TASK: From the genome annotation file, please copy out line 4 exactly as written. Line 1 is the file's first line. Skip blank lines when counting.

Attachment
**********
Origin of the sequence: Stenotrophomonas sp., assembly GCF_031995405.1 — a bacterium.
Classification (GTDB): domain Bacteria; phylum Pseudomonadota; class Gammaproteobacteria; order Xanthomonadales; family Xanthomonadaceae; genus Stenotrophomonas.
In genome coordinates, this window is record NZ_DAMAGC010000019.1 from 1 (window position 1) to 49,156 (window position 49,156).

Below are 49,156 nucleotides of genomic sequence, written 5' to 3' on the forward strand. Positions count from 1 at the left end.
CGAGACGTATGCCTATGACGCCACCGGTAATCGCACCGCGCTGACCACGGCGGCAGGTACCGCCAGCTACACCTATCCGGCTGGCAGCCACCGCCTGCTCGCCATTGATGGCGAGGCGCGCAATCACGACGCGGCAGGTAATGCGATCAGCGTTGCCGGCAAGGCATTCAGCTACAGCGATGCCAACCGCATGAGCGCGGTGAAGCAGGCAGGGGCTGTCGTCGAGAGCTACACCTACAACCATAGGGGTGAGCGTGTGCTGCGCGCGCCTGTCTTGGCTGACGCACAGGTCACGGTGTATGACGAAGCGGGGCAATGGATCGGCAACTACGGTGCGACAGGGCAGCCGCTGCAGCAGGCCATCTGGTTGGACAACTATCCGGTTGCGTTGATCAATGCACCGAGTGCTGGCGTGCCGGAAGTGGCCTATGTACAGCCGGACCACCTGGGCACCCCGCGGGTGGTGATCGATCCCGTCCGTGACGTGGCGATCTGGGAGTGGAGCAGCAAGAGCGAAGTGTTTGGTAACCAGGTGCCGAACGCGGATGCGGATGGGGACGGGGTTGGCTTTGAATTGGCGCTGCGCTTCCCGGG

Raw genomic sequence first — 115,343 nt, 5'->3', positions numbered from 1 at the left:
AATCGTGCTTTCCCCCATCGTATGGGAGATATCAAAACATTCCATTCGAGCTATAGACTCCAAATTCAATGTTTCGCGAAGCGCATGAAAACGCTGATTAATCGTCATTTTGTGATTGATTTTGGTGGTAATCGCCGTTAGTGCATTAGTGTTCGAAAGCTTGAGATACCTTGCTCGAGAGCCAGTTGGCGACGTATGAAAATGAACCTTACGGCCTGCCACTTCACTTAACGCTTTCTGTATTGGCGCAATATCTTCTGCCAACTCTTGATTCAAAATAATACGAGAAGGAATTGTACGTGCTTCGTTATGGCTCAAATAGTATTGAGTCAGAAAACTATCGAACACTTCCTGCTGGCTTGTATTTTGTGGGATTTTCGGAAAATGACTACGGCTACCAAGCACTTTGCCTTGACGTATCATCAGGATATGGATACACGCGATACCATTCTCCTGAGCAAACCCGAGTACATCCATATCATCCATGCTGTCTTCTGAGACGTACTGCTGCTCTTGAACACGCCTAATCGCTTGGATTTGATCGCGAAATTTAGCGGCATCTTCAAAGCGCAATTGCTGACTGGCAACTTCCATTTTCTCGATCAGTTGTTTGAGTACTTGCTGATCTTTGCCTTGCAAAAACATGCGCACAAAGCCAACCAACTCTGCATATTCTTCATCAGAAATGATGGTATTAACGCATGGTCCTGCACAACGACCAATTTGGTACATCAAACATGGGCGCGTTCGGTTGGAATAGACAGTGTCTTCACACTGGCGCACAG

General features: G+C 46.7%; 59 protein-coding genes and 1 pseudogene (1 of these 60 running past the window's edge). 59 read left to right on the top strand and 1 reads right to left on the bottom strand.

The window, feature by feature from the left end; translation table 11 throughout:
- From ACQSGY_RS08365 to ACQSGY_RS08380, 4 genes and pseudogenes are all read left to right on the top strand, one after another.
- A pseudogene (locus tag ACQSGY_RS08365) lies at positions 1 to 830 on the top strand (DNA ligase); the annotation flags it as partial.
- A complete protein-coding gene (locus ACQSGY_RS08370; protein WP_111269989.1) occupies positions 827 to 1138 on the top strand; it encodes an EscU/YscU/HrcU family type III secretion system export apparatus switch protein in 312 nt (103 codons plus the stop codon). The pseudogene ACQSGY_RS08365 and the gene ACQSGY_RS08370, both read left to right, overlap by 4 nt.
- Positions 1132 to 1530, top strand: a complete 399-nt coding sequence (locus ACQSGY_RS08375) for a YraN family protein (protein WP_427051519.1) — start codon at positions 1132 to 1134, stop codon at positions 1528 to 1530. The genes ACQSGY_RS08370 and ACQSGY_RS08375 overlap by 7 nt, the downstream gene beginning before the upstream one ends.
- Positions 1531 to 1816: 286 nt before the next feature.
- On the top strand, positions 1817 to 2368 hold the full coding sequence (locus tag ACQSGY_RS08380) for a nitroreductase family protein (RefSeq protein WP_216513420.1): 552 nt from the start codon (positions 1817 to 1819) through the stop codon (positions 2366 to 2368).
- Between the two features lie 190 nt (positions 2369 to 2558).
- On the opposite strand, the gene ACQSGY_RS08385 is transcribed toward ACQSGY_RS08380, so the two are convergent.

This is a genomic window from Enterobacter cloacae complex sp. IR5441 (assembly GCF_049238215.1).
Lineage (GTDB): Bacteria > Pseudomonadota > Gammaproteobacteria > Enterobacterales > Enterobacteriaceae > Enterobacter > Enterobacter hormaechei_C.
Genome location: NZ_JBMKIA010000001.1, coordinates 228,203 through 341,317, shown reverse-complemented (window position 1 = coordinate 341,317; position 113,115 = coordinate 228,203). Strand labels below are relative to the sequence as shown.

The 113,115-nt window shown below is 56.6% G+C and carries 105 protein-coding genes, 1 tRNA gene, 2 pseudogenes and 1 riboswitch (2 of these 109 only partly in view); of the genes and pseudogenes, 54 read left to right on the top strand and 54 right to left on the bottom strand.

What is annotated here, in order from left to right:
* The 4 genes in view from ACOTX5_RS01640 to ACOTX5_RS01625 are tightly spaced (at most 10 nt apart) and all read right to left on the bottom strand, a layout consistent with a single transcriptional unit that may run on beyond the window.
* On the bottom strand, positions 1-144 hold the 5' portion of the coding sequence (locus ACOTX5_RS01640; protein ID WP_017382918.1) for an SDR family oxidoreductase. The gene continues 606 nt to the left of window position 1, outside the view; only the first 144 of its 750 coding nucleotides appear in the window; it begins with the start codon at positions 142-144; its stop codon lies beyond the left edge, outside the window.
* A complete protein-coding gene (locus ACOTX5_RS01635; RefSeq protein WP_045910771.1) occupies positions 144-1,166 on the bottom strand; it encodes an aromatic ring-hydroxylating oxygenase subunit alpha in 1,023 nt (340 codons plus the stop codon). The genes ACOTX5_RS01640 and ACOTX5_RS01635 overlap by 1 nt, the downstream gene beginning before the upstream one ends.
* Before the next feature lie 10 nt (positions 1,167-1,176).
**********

Below are 49,156 nucleotides of genomic sequence, written 5' to 3' on the forward strand. Positions count from 1 at the left end.